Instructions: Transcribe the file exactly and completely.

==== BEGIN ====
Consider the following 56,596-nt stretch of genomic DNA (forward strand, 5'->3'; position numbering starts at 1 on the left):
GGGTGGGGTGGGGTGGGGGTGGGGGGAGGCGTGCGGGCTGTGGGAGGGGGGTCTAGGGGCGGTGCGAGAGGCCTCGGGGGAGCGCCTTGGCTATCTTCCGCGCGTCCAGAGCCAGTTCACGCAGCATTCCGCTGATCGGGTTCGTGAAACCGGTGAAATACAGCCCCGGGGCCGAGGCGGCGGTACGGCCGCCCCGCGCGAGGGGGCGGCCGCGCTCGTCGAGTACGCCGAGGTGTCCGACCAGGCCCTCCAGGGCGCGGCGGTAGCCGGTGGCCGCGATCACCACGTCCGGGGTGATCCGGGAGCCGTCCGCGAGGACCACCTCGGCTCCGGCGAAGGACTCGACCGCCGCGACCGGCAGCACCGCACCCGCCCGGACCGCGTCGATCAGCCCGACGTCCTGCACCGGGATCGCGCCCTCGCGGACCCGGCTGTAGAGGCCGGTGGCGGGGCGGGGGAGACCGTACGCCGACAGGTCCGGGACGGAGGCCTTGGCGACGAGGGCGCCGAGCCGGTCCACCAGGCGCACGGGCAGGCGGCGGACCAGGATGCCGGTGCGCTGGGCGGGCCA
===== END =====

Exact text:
Consider the following 56,596-nt stretch of genomic DNA (forward strand, 5'->3'; position numbering starts at 1 on the left):
GGGTGGGGTGGGGTGGGGGTGGGGGGAGGCGTGCGGGCTGTGGGAGGGGGGTCTAGGGGCGGTGCGAGAGGCCTCGGGGGAGCGCCTTGGCTATCTTCCGCGCGTCCAGAGCCAGTTCACGCAGCATTCCGCTGATCGGGTTCGTGAAACCGGTGAAATACAGCCCCGGGGCCGAGGCGGCGGTACGGCCGCCCCGCGCGAGGGGGCGGCCGCGCTCGTCGAGTACGCCGAGGTGTCCGACCAGGCCCTCCAGGGCGCGGCGGTAGCCGGTGGCCGCGATCACCACGTCCGGGGTGATCCGGGAGCCGTCCGCGAGGACCACCTCGGCTCCGGCGAAGGACTCGACCGCCGCGACCGGCAGCACCGCACCCGCCCGGACCGCGTCGATCAGCCCGACGTCCTGCACCGGGATCGCGCCCTCGCGGACCCGGCTGTAGAGGCCGGTGGCGGGGCGGGGGAGACCGTACGCCGACAGGTCCGGGACGGAGGCCTTGGCGACGAGGGCGCCGAGCCGGTCCACCAGGCGCACGGGCAGGCGGCGGACCAGGATGCCGGTGCGCTGGGCGGGCCA